|Because of the years of devastation, many people have grown up without formal schooling. As a result, less than half of Cambodians are literate. However, primary, secondary and higher educational institutions are being reopened. More than a million primary school students attend classes in 5,000 schools, and more than 300,000 secondary students attend about 200 high schools. There are eight colleges and universities with an enrollment of 35,000.|
|Children from six to twelve are required to go to school. The language of instruction is Khmer. The school year starts in October and continues until June. Primary school lasts five or six years. Middle school lasts for three years. A diploma is given to students who have completed this level successfully. Secondary school lasts three years. After the first two years, students earn a diploma called a baccalaureate. A second baccalaureate is given at the end of the third year. Some schools offer education in vocational and technological areas.|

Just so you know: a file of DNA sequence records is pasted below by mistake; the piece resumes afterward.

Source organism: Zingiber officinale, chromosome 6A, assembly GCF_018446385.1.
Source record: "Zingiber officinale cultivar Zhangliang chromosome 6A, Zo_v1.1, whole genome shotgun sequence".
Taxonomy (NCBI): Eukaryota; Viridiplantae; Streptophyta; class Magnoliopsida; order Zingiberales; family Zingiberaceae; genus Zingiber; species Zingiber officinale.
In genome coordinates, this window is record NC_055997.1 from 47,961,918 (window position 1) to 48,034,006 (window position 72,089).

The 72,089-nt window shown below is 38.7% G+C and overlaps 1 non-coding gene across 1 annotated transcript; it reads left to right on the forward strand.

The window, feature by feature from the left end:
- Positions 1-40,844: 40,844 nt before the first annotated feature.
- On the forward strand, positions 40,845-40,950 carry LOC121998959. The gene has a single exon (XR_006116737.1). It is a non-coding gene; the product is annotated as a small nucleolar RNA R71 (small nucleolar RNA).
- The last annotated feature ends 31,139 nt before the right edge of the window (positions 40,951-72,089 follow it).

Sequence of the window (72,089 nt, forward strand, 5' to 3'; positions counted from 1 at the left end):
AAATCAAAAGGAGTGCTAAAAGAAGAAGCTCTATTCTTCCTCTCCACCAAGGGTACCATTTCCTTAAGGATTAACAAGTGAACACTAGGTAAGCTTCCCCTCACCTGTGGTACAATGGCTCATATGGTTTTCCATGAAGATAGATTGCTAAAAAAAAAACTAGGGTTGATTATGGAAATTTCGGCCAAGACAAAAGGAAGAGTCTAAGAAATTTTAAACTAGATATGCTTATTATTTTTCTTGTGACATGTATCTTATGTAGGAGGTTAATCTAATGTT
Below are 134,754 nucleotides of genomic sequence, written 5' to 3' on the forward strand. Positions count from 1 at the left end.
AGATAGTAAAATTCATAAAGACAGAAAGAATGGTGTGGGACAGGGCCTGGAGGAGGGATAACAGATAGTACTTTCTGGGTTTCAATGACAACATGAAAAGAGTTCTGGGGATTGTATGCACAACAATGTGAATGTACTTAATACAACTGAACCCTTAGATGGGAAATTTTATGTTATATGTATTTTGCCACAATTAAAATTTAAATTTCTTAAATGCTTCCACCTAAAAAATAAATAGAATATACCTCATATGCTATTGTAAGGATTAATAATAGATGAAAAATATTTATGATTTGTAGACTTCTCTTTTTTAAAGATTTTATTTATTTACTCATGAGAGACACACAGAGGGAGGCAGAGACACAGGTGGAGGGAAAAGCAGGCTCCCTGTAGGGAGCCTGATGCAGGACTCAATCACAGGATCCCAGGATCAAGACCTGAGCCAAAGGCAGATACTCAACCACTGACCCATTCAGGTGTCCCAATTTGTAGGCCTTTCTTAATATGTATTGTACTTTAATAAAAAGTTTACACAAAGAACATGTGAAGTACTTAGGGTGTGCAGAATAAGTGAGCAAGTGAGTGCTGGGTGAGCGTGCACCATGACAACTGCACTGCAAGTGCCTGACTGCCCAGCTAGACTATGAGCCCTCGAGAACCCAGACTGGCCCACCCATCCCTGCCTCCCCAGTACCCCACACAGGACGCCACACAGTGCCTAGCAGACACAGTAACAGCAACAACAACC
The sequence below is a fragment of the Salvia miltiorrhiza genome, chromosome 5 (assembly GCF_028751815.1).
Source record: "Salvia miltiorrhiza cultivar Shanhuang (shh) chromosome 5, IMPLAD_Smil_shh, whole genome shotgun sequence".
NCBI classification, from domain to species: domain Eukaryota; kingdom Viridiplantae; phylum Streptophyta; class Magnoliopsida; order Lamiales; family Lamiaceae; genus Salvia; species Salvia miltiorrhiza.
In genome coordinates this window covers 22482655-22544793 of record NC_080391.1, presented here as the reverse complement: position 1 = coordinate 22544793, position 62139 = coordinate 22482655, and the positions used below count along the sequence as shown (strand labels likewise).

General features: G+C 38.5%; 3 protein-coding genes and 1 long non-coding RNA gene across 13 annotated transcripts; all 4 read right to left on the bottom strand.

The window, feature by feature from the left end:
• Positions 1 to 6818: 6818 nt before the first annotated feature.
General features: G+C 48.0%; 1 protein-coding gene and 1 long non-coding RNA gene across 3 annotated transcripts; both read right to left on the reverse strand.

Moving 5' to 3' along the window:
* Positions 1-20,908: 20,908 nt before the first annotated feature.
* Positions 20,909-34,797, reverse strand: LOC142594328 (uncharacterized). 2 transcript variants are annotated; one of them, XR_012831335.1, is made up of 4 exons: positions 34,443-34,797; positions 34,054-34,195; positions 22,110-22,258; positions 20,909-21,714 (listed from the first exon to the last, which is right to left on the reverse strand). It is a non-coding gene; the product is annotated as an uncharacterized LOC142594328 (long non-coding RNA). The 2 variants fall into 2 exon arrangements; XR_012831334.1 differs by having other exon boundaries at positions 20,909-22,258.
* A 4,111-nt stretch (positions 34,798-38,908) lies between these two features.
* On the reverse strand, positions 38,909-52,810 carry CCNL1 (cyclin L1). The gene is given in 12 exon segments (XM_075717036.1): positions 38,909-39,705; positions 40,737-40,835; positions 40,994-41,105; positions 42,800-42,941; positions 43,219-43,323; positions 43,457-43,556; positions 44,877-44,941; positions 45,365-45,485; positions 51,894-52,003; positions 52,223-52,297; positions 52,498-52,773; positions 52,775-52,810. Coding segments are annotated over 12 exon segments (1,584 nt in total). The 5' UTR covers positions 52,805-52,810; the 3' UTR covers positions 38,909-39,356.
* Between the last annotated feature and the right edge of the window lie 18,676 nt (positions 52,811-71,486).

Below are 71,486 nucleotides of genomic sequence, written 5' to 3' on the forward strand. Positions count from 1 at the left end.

Women and girls are now encouraged to attend school. In the past,
when village wats operated the local school, only boys attended. Primary schools now
include 35% girls. In secondary schools 25% of the students are young women.
An important subject for Cambodian students is land mines. Teachers tell the pupils how to recognize different kinds of land mines. Children learn that land mines can be found in various sizes, colours and shapes and can be made of wood, metal or plastic.
Before the Pol Pot regime, Buddhists, Christian missionaries,
Chinese, Vietnamese and Europeans ran private schools and Cambodia had nine universities.
The University of Phnom Penh offered courses in humanities, social sciences, technology
and mechanics, law and economics and medicine.
Cambodia is working hard to upgrade standards for teachers. The Cambodian Assistance to Primary Education (CAPE) project has been launched to improve the standard of teaching in primary schools. However, some schools lack equipment, textbooks, laboratories and buildings.